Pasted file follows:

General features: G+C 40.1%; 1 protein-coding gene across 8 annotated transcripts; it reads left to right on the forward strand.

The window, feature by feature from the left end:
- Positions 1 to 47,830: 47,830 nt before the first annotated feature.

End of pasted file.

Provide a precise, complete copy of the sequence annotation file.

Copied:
General features: G+C 40.1%; 1 protein-coding gene across 8 annotated transcripts; it reads left to right on the forward strand.

The window, feature by feature from the left end:
- Positions 1 to 47,830: 47,830 nt before the first annotated feature.